NDSU shares beef cattle research results
Pelleting distillers grains, artificial insemination (AI) vs. natural service, the effects of corn processing and particle size, animal temperament and hay bale-binding material are among the beef cattle topics North Dakota State University researchers studied in the past year.
In the study of AI and natural service, the researchers from the NDSU Animal Sciences Department and Central Grasslands Research Extension Center near Streeter, along with colleagues from the University of Florida, compared the growth, attainment of puberty and pregnancy rate of heifers born to dams exposed to the two breeding systems. The researchers found that while heifers born to dams exposed to AI were heavier at birth, by 189 days of age, they weighed the same as heifers born to dams exposed to natural-service bulls.
The research also indicated that pregnancy rates were similar among the heifers born from the two breeding systems. In addition, AI did not increase the number of heifers that became cyclic, or pregnant, early, compared with heifers born to dams exposed to natural service-bulls
Researchers in the Animal Sciences Department conducted the hay bale-binding material study because of concerns about the effects on cattle if they ingest excessive amounts of net wrap. The researchers found that the three types of net wrapping and the biodegradable twine they evaluated had not disappeared 14 days after cattle ate hay with those wrappings. However, more than 70 percent of the sisal twine they evaluated did disappear during that 14-day period.
“Because none of the plastic products disappeared during our study interval, the potential exists for these products to build up in the rumen through time and possibly lead to associated complications,” says NDSU Extension Service beef cattle specialist Carl Dahlen, one of the researchers. “Whether complications occur as a result of net wrap consumed likely is based on the volume of the product consumed and the ability of the plastic particles to move through the digestive tract.”
Researchers from NDSU’s Carrington Research Extension Center and Northern Crops Institute on campus teamed up for the distillers grains study. They said that while pelleting distillers grains with solubles can make them easier to transport, they don’t pellet well as a single ingredient. However, the researchers found that adding field pea flour to the distillers grains improves their pelleting quality and nutritional value.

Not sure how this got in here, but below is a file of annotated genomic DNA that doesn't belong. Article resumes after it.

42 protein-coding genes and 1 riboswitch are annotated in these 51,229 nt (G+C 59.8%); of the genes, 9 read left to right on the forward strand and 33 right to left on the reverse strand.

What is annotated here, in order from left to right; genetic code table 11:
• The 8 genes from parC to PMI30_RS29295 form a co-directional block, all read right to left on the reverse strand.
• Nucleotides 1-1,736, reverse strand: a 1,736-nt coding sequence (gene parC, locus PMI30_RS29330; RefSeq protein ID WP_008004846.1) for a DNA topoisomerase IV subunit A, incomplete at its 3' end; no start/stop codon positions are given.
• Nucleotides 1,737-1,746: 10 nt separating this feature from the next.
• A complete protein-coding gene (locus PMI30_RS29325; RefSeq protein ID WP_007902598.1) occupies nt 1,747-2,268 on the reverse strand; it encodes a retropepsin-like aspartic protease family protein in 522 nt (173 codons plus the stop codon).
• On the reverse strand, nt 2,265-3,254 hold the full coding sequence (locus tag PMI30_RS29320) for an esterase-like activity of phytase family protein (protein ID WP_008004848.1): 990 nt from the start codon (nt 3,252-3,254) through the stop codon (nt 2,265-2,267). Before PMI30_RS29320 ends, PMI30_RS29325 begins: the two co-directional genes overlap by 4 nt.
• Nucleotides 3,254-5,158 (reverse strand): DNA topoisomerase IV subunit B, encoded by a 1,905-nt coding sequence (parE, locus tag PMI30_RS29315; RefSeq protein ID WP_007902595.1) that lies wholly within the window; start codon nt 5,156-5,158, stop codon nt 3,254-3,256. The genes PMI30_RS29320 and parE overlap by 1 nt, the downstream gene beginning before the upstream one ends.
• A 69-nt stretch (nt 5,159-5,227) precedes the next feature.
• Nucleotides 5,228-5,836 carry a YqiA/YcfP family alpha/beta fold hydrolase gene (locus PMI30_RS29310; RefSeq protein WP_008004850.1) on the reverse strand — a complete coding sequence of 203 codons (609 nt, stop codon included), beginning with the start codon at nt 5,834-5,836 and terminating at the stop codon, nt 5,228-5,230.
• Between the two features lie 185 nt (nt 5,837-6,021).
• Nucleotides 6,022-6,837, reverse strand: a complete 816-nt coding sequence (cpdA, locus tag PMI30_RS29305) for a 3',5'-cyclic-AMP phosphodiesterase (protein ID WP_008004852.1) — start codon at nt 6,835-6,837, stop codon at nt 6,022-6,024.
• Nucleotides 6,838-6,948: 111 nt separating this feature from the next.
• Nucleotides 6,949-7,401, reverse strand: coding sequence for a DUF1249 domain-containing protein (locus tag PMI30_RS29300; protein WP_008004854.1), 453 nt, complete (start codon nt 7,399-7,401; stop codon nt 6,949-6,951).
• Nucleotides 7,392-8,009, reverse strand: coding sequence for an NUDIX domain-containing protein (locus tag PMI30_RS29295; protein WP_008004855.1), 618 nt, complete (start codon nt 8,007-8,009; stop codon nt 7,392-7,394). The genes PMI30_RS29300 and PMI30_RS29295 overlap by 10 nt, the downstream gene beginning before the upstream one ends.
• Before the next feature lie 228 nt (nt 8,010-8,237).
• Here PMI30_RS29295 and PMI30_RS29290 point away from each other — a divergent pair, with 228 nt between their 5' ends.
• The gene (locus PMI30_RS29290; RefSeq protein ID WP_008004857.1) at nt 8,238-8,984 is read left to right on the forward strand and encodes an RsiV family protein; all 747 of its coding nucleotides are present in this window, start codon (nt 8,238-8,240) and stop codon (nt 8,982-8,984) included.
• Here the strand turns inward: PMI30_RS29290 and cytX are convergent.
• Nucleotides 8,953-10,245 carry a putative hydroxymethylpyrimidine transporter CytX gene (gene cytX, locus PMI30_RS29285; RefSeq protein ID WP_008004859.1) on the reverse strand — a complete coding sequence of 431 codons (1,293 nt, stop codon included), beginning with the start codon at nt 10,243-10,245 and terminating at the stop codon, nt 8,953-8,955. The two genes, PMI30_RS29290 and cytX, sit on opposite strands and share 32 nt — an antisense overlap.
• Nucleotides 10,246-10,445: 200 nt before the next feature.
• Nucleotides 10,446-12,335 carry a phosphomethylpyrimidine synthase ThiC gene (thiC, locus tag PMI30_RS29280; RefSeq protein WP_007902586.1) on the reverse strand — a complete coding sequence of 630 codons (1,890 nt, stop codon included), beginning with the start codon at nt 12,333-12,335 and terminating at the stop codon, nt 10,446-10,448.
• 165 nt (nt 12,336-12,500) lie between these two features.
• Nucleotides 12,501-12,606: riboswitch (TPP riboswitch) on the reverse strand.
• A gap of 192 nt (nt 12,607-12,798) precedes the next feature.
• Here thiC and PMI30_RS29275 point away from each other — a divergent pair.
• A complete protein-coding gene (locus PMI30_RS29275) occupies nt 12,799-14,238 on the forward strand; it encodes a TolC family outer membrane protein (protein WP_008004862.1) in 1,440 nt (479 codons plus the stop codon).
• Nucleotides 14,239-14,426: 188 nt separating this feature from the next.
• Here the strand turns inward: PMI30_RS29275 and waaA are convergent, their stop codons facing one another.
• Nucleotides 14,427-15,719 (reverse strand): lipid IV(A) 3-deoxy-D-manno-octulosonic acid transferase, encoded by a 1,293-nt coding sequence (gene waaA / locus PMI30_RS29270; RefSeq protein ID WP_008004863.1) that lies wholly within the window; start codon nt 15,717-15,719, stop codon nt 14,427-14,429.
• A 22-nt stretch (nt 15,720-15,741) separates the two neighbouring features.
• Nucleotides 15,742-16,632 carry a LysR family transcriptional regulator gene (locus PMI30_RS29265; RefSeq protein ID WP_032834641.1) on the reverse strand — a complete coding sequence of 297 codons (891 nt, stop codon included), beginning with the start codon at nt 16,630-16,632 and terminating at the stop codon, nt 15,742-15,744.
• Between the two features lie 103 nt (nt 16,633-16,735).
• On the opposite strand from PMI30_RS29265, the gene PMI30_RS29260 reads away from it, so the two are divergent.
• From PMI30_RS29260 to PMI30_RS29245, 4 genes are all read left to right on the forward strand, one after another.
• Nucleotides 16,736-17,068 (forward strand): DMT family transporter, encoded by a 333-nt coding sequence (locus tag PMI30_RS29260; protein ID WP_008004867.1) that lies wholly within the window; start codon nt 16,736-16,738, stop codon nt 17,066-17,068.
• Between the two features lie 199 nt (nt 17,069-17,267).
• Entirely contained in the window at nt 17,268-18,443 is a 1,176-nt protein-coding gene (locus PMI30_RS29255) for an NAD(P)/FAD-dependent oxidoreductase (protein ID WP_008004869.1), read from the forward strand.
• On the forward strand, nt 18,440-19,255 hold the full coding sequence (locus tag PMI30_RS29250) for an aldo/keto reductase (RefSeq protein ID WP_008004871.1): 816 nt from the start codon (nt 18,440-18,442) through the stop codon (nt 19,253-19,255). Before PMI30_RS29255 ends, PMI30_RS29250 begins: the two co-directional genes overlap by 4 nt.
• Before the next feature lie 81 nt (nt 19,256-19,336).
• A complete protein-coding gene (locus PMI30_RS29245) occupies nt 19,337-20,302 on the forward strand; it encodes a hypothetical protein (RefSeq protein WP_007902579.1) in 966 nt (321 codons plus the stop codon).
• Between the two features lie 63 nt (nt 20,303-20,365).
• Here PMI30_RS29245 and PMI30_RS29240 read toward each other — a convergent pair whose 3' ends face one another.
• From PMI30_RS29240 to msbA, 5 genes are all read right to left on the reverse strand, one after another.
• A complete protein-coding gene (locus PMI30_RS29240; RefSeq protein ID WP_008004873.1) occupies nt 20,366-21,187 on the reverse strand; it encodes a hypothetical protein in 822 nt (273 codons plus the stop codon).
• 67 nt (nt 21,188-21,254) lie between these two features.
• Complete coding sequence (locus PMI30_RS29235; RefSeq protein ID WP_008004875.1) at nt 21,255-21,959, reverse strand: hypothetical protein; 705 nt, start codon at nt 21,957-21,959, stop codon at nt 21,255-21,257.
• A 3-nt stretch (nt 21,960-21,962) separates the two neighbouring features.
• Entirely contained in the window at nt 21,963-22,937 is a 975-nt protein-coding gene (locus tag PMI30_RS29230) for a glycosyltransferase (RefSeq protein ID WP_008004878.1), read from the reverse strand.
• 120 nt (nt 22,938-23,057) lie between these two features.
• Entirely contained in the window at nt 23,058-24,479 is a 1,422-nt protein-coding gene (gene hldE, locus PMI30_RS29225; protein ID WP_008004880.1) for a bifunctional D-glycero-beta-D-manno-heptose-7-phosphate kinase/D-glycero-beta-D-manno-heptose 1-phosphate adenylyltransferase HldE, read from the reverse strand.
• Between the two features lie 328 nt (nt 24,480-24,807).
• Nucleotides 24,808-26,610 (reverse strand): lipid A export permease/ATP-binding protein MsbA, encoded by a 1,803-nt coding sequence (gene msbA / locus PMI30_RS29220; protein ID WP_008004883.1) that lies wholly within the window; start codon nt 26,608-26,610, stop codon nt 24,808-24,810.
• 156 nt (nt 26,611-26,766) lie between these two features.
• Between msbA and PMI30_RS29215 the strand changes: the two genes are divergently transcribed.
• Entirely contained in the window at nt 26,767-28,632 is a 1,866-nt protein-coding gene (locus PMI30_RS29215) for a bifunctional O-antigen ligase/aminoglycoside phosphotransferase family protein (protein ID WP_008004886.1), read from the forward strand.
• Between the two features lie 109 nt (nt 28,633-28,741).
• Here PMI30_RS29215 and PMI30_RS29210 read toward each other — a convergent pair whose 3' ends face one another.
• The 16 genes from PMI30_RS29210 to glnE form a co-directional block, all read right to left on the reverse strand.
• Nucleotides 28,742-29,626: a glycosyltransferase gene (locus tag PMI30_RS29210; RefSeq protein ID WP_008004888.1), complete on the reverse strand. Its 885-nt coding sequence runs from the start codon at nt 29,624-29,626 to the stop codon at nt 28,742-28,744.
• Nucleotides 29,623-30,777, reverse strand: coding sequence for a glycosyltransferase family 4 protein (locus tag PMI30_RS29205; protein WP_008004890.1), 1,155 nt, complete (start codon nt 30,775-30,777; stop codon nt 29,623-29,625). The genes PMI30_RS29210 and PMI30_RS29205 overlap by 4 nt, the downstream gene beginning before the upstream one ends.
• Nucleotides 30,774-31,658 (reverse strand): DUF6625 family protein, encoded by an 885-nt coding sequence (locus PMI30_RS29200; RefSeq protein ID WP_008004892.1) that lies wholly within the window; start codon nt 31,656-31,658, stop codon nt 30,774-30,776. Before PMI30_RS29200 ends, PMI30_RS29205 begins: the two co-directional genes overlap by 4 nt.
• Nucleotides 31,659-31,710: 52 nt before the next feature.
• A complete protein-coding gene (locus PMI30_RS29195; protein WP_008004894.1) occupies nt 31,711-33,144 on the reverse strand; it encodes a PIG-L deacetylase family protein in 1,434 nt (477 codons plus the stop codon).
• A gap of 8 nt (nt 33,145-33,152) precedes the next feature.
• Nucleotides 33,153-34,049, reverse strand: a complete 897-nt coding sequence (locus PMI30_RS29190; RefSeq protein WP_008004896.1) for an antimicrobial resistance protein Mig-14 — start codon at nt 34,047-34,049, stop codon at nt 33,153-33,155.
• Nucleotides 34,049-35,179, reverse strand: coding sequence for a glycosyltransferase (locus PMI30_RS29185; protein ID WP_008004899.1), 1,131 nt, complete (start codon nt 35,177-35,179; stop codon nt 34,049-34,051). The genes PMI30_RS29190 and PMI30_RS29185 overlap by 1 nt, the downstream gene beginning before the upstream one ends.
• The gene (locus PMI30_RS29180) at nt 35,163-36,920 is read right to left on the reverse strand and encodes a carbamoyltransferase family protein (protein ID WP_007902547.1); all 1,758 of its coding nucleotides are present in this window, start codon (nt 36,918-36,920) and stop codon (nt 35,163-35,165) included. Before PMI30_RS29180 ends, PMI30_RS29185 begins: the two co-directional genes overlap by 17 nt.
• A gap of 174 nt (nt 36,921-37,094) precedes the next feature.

In the corn processing study, researchers from NDSU’s Hettinger and Carrington Research Extension Centers were hoping to help answer the questions of how much processing is necessary and when to process to obtain optimum feed efficiency and dry-matter intake. The researchers found that when forages make up more than 15.5 percent of the diet on a dry-matter basis, corn should be processed by dry rolling or fine grinding to achieve a particle size of about 1.35 to 5.5 millimeters.
Animal Sciences Department researchers found that temperament did not have any significant correlation with feeding behavior or growth performance, but it did have significant correlations with certain carcass characteristics, such as hot carcass weight, marbling and yield grade.
“Temperament in cattle is an important issue in the cattle industry,” says Gerald Stokka, the study’s lead researcher, Extension livestock stewardship specialist and veterinarian, and associate professor. “Easily excitable cattle are potentially dangerous to themselves and personnel handling them. Also, research has shown that excitable cattle tend to have lower-quality carcasses than calmer cattle.”
For more information about these studies, as well as other NDSU beef cattle research, see the “2014 North Dakota Beef Report” at http://bit.ly/1i2eKJ9.